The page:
Compare and Contrast the Roles of Stalin and Truman in the Breakdown of East-West Relations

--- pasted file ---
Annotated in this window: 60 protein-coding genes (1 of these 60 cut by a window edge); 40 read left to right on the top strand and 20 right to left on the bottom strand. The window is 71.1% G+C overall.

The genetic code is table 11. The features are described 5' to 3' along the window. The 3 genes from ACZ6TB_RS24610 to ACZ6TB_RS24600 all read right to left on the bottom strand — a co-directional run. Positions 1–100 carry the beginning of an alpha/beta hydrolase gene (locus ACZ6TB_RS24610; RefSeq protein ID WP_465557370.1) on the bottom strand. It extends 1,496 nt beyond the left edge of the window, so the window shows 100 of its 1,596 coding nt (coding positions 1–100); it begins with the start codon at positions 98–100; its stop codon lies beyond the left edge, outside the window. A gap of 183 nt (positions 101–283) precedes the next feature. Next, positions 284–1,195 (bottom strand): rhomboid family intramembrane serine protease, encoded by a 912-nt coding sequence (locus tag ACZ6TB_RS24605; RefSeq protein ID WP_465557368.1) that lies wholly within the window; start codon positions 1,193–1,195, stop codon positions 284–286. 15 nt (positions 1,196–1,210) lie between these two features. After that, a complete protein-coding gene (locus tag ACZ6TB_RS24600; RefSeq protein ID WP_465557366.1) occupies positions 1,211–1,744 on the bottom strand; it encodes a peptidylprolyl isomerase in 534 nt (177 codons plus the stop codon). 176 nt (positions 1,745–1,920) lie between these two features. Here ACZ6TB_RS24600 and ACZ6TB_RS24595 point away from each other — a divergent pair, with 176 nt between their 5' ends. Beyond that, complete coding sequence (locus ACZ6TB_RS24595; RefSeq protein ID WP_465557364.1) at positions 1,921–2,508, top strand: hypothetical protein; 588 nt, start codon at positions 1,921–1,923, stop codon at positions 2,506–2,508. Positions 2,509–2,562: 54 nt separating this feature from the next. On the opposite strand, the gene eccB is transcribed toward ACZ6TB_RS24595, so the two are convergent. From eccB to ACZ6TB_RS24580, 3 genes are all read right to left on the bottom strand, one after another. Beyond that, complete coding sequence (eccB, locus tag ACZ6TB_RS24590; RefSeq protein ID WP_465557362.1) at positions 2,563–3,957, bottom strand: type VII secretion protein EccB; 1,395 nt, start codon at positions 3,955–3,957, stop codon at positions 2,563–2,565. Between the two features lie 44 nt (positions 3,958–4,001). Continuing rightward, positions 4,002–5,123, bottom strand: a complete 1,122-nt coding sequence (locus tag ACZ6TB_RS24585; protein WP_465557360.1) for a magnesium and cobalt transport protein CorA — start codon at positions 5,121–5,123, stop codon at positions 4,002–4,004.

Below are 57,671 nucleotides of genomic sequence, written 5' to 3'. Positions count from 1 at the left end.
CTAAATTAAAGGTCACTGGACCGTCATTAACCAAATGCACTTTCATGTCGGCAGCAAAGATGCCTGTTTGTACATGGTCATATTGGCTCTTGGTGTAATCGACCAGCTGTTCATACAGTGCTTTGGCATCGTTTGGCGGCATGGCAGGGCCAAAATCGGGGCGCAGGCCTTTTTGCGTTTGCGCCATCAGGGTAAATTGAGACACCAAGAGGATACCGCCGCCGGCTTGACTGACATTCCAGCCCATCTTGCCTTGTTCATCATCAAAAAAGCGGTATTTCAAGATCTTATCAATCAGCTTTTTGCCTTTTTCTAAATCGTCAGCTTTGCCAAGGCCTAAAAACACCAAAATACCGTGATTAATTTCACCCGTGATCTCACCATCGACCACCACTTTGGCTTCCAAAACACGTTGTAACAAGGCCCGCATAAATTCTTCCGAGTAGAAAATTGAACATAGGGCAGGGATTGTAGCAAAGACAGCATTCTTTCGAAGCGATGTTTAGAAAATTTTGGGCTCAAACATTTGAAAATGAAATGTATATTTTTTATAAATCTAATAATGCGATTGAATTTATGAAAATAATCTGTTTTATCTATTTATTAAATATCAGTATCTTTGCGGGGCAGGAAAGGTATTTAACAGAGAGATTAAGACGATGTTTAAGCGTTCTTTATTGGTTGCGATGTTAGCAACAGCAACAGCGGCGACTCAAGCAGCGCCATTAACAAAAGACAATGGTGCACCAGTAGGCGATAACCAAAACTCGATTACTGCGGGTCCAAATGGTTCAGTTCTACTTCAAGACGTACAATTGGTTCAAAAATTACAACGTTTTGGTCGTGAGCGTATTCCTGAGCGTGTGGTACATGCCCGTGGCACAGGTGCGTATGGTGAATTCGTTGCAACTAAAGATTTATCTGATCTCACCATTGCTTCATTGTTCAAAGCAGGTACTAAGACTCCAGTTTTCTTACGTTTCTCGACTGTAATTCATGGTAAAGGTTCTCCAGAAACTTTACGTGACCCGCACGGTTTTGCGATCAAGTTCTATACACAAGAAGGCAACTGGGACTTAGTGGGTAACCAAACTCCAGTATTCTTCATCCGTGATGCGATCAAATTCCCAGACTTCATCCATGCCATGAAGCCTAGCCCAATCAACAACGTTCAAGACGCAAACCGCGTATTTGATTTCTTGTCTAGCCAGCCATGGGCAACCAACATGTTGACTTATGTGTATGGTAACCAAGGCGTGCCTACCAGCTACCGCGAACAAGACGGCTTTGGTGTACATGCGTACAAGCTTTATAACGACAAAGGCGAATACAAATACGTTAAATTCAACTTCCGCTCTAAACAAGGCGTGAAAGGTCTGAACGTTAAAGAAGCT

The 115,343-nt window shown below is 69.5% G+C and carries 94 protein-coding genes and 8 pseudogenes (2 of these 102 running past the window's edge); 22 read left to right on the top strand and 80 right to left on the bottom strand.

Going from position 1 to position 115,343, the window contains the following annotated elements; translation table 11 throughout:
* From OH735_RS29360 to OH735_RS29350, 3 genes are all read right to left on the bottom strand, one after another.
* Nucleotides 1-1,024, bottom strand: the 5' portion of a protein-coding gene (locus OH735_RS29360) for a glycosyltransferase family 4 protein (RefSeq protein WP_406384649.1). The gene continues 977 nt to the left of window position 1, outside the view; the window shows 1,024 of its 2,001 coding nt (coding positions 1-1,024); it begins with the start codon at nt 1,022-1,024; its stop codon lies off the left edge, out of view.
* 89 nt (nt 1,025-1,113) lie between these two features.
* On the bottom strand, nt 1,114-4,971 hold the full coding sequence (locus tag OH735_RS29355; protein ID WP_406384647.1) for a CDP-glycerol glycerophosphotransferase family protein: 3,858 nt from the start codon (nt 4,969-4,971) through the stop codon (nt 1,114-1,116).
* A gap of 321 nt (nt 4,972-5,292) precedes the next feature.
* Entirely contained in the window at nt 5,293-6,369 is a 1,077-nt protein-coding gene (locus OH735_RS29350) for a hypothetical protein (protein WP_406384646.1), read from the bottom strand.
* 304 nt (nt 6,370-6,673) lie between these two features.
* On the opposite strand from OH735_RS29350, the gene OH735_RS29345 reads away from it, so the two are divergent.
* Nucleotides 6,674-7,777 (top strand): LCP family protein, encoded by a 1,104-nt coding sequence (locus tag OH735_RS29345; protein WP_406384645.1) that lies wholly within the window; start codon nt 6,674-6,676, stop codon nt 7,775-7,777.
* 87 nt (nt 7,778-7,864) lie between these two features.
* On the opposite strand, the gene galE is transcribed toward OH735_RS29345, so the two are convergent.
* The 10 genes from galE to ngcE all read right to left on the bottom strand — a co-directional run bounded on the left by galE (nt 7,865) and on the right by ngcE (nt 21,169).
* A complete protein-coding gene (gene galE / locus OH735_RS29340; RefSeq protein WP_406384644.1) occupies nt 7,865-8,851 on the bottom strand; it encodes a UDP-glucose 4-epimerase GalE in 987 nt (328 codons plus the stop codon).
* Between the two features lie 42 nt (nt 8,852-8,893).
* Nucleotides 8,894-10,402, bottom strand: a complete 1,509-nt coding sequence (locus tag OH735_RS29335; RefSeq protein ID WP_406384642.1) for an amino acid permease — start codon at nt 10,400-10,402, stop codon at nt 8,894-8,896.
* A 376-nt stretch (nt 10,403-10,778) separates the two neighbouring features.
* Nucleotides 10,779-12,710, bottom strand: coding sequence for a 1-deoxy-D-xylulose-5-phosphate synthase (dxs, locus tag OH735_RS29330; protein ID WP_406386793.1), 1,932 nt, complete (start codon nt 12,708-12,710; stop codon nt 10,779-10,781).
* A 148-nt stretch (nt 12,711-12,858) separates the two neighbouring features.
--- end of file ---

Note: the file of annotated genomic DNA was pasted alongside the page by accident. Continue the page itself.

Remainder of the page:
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Is it reasonable to blame the breakdown of East-West relations that ultimately led to the cold war, on one or two men, is this rational, but even so, what roles did Stalin and Truman play and where can the blame of this breakdown of alliance and international relations be placed on. Many can argue that in one sense the origins of this breakdown of trust can be traced back to the 1917 Bolshevik revolution which set up the Soviet system - an alternative model of political, economic and social organization which proclaimed itself an enemy of and more significantly, the successor of the capitalist system. Communism was initially viewed by capitalist governments with great suspicion and during the civil war in Russia 1918 several capitalist states aided anti-communist forces and even though they were unsuccessful Stalin was still weary of these capitalist states and believed they still hoped to destroy the USSR. (Lowe, 2008) In many ways Stalin’s paranoia had stemmed from the actions of these capitalist states and it was this paranoia that clouded his senses and led him to make decisions that made Western governments wary of Stalin and the USSR. Roosevelt was keen to encourage closer ties with the USSR and although many Americans were skeptical, Roosevelt worked hard to keep the peace between America and the USSR. (Lowe, 2002) Roosevelt had growing concerns about Nazi Germany in 1939 this should have brought about US-Soviet co-operation but the cynical nature of Stalins dictatorship whose vicious qualities were made evident to the US during the show trials, imprisonments and widespread executions, led Stalin to sign a secret Nazi-Soviet pact that allowed Moscow to occupy eastern Poland and the Baltic shores. (Hopkins, 2011) Even though Germany and the USSR were enemies Stalin signed the pact to prevent going to war with Germany. The actions of Stalin worried
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